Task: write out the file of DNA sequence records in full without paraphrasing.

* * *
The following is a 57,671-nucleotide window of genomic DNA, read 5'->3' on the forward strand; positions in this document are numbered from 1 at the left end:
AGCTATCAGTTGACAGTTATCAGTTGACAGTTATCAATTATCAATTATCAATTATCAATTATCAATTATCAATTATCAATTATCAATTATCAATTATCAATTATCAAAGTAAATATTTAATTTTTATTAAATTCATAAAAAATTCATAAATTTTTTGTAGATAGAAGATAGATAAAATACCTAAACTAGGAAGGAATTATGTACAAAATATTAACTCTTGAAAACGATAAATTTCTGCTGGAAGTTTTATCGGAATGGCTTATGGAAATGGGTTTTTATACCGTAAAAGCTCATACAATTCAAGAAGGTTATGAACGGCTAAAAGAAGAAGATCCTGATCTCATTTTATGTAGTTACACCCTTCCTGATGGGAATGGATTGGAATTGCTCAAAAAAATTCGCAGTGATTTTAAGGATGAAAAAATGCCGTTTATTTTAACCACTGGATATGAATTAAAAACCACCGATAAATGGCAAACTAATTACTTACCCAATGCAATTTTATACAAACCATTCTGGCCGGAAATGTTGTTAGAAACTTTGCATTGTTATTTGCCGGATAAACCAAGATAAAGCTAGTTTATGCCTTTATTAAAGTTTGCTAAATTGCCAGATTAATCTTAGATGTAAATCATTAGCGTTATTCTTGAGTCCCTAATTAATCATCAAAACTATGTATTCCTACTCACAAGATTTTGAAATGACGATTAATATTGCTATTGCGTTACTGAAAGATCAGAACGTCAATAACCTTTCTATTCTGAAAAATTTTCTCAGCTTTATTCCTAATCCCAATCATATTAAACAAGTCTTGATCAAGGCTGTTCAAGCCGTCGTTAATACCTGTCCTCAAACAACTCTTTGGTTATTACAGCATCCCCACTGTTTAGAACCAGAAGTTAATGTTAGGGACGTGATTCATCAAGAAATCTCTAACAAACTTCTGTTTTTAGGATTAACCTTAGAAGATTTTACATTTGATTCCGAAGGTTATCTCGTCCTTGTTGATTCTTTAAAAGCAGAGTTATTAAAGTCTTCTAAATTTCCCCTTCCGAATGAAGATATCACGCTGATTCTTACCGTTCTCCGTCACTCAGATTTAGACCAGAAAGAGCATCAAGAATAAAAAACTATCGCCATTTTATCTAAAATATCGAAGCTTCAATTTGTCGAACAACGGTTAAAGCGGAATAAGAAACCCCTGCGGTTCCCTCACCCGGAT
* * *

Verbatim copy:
The following is a 57,671-nucleotide window of genomic DNA, read 5'->3' on the forward strand; positions in this document are numbered from 1 at the left end:
AGCTATCAGTTGACAGTTATCAGTTGACAGTTATCAATTATCAATTATCAATTATCAATTATCAATTATCAATTATCAATTATCAATTATCAATTATCAATTATCAAAGTAAATATTTAATTTTTATTAAATTCATAAAAAATTCATAAATTTTTTGTAGATAGAAGATAGATAAAATACCTAAACTAGGAAGGAATTATGTACAAAATATTAACTCTTGAAAACGATAAATTTCTGCTGGAAGTTTTATCGGAATGGCTTATGGAAATGGGTTTTTATACCGTAAAAGCTCATACAATTCAAGAAGGTTATGAACGGCTAAAAGAAGAAGATCCTGATCTCATTTTATGTAGTTACACCCTTCCTGATGGGAATGGATTGGAATTGCTCAAAAAAATTCGCAGTGATTTTAAGGATGAAAAAATGCCGTTTATTTTAACCACTGGATATGAATTAAAAACCACCGATAAATGGCAAACTAATTACTTACCCAATGCAATTTTATACAAACCATTCTGGCCGGAAATGTTGTTAGAAACTTTGCATTGTTATTTGCCGGATAAACCAAGATAAAGCTAGTTTATGCCTTTATTAAAGTTTGCTAAATTGCCAGATTAATCTTAGATGTAAATCATTAGCGTTATTCTTGAGTCCCTAATTAATCATCAAAACTATGTATTCCTACTCACAAGATTTTGAAATGACGATTAATATTGCTATTGCGTTACTGAAAGATCAGAACGTCAATAACCTTTCTATTCTGAAAAATTTTCTCAGCTTTATTCCTAATCCCAATCATATTAAACAAGTCTTGATCAAGGCTGTTCAAGCCGTCGTTAATACCTGTCCTCAAACAACTCTTTGGTTATTACAGCATCCCCACTGTTTAGAACCAGAAGTTAATGTTAGGGACGTGATTCATCAAGAAATCTCTAACAAACTTCTGTTTTTAGGATTAACCTTAGAAGATTTTACATTTGATTCCGAAGGTTATCTCGTCCTTGTTGATTCTTTAAAAGCAGAGTTATTAAAGTCTTCTAAATTTCCCCTTCCGAATGAAGATATCACGCTGATTCTTACCGTTCTCCGTCACTCAGATTTAGACCAGAAAGAGCATCAAGAATAAAAAACTATCGCCATTTTATCTAAAATATCGAAGCTTCAATTTGTCGAACAACGGTTAAAGCGGAATAAGAAACCCCTGCGGTTCCCTCACCCGGAT